Written by Diana Ortega Cruz
In June of 2021, the US Food and Drug Administration (FDA) approved aducanumab, the first drug for the treatment of Alzheimer’s Disease (AD) that targets the condition’s underlying biology (Tampi et al., 2021). This would not be so remarkable if existing treatments could modify the course of AD, or if any of the other thousands of promising drug candidates tested in clinical trials in the last decades had been successful (Cummings et al., 2019). Despite its FDA approval, a surprising twist to this story is that trials for aducanumab did not show a great clinical improvement. Questions emerge effortlessly: Why was this drug approved? Will it benefit people suffering the disease? Will it mark a turning point in the way we manage and understand AD?
As many know, Alzheimer’s is the most common type of dementia, with memory loss its most salient symptom. As the disease progresses, memory problems worsen and other problems related to orientation and speech appear, resulting in a strong dependence on others. As for most human diseases, there is not a single cause for AD, but the probability of developing it is influenced by some known factors. Age is the strongest risk factor for AD, and in the face of an aging population, the number of people suffering from this disease is increasing (Alzheimer’s Association, 2020). From a neurobiological perspective, AD is characterized by the accumulation of two types of proteins in the brain: plaques of the protein amyloid-beta and neurofibrillary tangles of the protein tau (you can learn more details in this previous post).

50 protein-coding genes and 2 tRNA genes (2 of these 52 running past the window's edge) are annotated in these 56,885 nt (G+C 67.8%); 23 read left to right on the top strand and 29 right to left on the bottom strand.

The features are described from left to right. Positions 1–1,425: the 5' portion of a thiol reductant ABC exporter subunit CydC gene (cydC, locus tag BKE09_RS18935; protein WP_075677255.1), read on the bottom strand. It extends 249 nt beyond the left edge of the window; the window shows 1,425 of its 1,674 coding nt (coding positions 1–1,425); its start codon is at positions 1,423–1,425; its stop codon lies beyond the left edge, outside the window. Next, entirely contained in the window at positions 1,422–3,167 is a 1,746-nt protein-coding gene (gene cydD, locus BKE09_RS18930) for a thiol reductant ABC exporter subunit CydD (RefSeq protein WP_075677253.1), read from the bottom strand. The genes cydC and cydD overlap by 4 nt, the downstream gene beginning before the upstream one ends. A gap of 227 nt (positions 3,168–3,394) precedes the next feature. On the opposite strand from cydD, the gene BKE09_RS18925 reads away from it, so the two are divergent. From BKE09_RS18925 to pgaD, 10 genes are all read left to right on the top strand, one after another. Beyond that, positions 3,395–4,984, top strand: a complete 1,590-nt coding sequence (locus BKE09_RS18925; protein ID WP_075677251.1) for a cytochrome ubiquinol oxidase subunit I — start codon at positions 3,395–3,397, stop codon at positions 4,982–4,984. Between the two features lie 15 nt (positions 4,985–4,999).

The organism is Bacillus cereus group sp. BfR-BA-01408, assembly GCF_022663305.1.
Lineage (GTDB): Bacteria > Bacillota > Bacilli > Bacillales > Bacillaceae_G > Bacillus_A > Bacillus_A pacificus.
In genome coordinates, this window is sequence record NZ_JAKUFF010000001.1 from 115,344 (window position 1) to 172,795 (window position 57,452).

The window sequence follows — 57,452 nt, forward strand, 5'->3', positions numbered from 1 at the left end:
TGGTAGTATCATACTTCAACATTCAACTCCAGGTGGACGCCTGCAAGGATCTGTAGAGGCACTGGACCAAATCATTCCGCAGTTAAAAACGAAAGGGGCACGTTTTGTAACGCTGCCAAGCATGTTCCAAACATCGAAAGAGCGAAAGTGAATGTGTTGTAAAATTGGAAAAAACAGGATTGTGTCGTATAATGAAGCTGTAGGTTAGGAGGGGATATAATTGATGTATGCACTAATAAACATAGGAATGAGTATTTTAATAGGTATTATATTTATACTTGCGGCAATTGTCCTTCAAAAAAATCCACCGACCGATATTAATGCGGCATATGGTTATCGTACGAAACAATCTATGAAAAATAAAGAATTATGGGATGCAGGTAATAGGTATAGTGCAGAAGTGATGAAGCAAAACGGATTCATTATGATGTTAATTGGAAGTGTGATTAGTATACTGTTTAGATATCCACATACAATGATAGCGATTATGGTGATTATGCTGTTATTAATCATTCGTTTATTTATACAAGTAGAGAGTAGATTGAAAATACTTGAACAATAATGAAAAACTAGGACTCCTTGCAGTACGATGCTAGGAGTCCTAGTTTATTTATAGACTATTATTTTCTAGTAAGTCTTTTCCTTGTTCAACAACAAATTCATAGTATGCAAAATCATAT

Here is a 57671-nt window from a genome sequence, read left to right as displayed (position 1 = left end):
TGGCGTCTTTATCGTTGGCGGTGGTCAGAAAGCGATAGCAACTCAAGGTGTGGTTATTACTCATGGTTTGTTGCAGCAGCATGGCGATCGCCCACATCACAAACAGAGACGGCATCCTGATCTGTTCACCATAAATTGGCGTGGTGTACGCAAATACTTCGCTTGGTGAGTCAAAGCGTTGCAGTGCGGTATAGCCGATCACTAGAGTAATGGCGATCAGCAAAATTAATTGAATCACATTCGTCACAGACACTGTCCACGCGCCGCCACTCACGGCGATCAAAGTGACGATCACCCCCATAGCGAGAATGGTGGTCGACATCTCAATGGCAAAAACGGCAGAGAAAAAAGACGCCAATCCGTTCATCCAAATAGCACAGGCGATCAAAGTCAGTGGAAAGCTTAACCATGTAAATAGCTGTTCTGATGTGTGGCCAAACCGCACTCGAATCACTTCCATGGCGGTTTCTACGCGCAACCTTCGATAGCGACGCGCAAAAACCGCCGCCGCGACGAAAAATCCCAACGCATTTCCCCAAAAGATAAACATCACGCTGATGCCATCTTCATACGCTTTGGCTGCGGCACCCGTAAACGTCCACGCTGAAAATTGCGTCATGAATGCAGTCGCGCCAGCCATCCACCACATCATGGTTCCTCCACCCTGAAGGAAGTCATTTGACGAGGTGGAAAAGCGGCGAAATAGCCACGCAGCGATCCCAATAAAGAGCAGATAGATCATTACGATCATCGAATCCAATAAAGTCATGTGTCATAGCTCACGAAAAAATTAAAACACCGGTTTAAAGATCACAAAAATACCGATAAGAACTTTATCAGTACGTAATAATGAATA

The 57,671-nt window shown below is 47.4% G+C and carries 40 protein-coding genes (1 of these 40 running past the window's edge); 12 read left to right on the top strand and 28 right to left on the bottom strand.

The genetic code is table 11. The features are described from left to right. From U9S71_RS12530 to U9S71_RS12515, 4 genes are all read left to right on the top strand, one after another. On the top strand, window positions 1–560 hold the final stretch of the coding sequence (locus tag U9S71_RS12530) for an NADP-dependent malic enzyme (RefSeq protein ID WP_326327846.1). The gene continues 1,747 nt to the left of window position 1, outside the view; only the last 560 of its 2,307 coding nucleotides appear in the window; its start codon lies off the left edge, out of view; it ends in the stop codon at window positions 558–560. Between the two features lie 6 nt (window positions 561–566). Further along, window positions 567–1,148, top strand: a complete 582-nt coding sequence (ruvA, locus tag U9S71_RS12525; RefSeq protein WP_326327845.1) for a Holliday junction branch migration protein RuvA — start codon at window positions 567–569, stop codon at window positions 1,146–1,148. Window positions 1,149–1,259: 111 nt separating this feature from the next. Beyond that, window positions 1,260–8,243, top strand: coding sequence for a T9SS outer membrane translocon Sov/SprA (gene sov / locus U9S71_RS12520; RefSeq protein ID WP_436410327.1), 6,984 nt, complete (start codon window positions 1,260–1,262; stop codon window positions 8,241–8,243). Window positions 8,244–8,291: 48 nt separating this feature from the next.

The newly-approved aducanumab is specifically designed to bind and clear the former of these protein plaques.
Aducanumab belongs to a specific class of drugs known as monoclonal antibodies (mAb), which can be identified by the last three letters of their name. Drugs of this type have been developed to treat numerous diseases in the past 30 years. But, what exactly is a monoclonal antibody? Antibodies are proteins produced by our immune system that specifically recognize and bind foreign substances in order to neutralize them. Scientists have harnessed this property to develop antibodies that target specific substances. When applied to therapy, antibodies can be designed to bind a protein responsible for a specific illness to guide immune cells to its destruction. Monoclonal antibodies are a set of antibodies produced by a single clone of cells, meaning that all antibodies will be identical.